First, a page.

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Workers’ self-management in the ‘Yugoslav road to socialism’: market, mobilisation and political conflict 1948-1962

Unkovski-Korica, Vladimir (2011) Workers’ self-management in the ‘Yugoslav road to socialism’: market, mobilisation and political conflict 1948-1962. PhD thesis, London School of Economics and Political Science.

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This is the first documented history of the birth and evolution of the workers’ councils system in Yugoslavia and the political conflicts that accompanied it. Straddling fourteen years, from the split with Moscow in 1948 to the re-opening of the national question for the first time after the Second World War in 1962, this thesis demonstrates that the progressive opening to the world market after the Tito-Stalin conflict intensified domestic struggles and centrifugal pulls on the federation. Using the archival materials of the ruling Communist Party, government and mass organisations, it explains the stages by which the market came to dominate the party-state’s mobilising strategies for society and the shop-floor. In Chapter 1, the introduction of workers’ councils is shown to have been a measure to reverse the extraordinary and democratising mobilisation that followed the break with the USSR, by splitting more advanced sections of the working class from those more tied to the countryside. Chapter 2 suggests that the umbilical cord set up from the West to ‘keep Tito afloat’ allowed the Yugoslav Communists to continue to invest in heavy industry over agriculture in order to escape underdevelopment. This created food shortages and massive resistance to managerial imperatives on the shop-floor. As the country fell deeper in debt, the government intensified market reform under the guise of expanding self-management in order to create an export sector. Chapter 3 sets the stage for open factional conflict in the leadership by noting the gulf between promise and reality in the workplace and on the terrain of complex and uneven domestic development. The main contribution of the thesis is to go beyond history as elite conflict and present it also as a process of class struggle with many mediating instances between the workplace and the state beholden to the world market.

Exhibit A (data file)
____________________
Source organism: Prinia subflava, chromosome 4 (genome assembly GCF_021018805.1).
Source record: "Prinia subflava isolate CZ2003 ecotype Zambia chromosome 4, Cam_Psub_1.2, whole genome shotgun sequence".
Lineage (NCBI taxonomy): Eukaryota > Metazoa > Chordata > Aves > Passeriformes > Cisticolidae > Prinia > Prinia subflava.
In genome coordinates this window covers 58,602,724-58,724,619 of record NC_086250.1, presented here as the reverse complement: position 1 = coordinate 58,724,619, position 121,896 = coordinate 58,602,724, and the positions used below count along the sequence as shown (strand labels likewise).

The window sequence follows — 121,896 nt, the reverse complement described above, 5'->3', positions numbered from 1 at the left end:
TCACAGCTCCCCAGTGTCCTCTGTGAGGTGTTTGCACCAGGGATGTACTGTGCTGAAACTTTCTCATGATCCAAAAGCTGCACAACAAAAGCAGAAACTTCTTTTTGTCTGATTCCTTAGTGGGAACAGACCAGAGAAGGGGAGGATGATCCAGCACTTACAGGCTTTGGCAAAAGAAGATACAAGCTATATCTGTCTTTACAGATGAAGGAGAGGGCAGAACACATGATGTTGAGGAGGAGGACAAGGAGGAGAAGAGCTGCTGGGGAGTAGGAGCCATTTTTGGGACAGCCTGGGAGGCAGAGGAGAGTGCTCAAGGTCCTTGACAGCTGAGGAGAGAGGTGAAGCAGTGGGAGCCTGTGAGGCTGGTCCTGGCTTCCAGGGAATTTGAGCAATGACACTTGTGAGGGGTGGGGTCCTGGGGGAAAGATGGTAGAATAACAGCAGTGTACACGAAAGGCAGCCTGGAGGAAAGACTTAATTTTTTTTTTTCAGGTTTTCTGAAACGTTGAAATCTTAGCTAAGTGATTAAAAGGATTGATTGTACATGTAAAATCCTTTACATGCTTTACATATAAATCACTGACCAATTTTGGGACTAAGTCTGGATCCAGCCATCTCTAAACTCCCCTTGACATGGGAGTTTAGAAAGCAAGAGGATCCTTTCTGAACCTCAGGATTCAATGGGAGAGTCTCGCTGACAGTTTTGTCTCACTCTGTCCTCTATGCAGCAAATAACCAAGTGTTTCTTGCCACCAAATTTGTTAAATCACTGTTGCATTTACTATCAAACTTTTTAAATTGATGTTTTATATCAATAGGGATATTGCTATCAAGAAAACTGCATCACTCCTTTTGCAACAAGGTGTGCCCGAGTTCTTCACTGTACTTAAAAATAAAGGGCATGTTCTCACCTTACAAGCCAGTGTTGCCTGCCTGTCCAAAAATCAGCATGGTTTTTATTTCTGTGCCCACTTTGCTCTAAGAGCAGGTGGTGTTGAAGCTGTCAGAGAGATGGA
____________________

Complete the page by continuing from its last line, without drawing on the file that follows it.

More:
Item Type: Thesis (PhD)
Additional Information: © 2011 Vladimir Unkovski-Korica
Library of Congress subject classification: D History General and Old World > DR Balkan Peninsula
H Social Sciences > HC Economic History and Conditions
J Political Science > JA Political science (General)
Sets: Departments > International History
Supervisor: Prazmowska, Anita J.

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